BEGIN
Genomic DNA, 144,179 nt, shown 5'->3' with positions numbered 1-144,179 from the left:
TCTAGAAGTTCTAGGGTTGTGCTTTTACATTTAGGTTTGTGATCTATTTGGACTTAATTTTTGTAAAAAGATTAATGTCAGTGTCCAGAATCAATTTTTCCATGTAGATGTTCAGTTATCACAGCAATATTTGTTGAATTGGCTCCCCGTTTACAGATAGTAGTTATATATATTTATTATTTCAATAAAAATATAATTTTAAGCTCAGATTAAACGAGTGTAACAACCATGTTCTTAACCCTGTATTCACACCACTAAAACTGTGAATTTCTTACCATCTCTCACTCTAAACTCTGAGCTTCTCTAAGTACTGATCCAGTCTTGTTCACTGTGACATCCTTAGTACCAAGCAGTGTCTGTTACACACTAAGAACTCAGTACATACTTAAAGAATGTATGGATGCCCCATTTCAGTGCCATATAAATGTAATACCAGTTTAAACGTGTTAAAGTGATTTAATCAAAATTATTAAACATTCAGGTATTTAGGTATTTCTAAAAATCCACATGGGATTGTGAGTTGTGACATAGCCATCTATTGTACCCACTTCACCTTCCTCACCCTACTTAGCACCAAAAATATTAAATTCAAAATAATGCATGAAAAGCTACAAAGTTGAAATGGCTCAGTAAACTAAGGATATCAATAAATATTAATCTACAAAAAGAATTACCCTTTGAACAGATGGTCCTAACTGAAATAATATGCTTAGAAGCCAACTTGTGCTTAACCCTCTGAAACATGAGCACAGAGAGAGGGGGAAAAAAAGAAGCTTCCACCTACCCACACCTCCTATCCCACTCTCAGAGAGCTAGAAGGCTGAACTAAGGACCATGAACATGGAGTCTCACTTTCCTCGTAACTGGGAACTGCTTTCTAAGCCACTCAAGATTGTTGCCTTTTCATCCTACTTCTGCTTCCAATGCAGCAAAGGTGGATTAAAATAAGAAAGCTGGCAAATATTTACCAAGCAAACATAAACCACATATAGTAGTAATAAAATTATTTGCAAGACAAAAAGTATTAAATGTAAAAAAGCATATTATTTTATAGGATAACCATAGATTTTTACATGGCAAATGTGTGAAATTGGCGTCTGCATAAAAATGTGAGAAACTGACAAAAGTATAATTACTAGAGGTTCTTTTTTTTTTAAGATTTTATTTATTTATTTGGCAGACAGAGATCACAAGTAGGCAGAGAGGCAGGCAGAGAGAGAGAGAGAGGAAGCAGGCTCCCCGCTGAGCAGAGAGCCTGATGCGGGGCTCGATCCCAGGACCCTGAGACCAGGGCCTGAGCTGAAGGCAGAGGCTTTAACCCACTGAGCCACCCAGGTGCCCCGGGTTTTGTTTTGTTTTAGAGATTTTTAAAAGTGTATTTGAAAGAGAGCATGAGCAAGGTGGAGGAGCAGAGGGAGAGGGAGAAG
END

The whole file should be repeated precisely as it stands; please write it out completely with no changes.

Genomic DNA, 144,179 nt, shown 5'->3' with positions numbered 1-144,179 from the left:
TCTAGAAGTTCTAGGGTTGTGCTTTTACATTTAGGTTTGTGATCTATTTGGACTTAATTTTTGTAAAAAGATTAATGTCAGTGTCCAGAATCAATTTTTCCATGTAGATGTTCAGTTATCACAGCAATATTTGTTGAATTGGCTCCCCGTTTACAGATAGTAGTTATATATATTTATTATTTCAATAAAAATATAATTTTAAGCTCAGATTAAACGAGTGTAACAACCATGTTCTTAACCCTGTATTCACACCACTAAAACTGTGAATTTCTTACCATCTCTCACTCTAAACTCTGAGCTTCTCTAAGTACTGATCCAGTCTTGTTCACTGTGACATCCTTAGTACCAAGCAGTGTCTGTTACACACTAAGAACTCAGTACATACTTAAAGAATGTATGGATGCCCCATTTCAGTGCCATATAAATGTAATACCAGTTTAAACGTGTTAAAGTGATTTAATCAAAATTATTAAACATTCAGGTATTTAGGTATTTCTAAAAATCCACATGGGATTGTGAGTTGTGACATAGCCATCTATTGTACCCACTTCACCTTCCTCACCCTACTTAGCACCAAAAATATTAAATTCAAAATAATGCATGAAAAGCTACAAAGTTGAAATGGCTCAGTAAACTAAGGATATCAATAAATATTAATCTACAAAAAGAATTACCCTTTGAACAGATGGTCCTAACTGAAATAATATGCTTAGAAGCCAACTTGTGCTTAACCCTCTGAAACATGAGCACAGAGAGAGGGGGAAAAAAAGAAGCTTCCACCTACCCACACCTCCTATCCCACTCTCAGAGAGCTAGAAGGCTGAACTAAGGACCATGAACATGGAGTCTCACTTTCCTCGTAACTGGGAACTGCTTTCTAAGCCACTCAAGATTGTTGCCTTTTCATCCTACTTCTGCTTCCAATGCAGCAAAGGTGGATTAAAATAAGAAAGCTGGCAAATATTTACCAAGCAAACATAAACCACATATAGTAGTAATAAAATTATTTGCAAGACAAAAAGTATTAAATGTAAAAAAGCATATTATTTTATAGGATAACCATAGATTTTTACATGGCAAATGTGTGAAATTGGCGTCTGCATAAAAATGTGAGAAACTGACAAAAGTATAATTACTAGAGGTTCTTTTTTTTTTAAGATTTTATTTATTTATTTGGCAGACAGAGATCACAAGTAGGCAGAGAGGCAGGCAGAGAGAGAGAGAGAGGAAGCAGGCTCCCCGCTGAGCAGAGAGCCTGATGCGGGGCTCGATCCCAGGACCCTGAGACCAGGGCCTGAGCTGAAGGCAGAGGCTTTAACCCACTGAGCCACCCAGGTGCCCCGGGTTTTGTTTTGTTTTAGAGATTTTTAAAAGTGTATTTGAAAGAGAGCATGAGCAAGGTGGAGGAGCAGAGGGAGAGGGAGAAG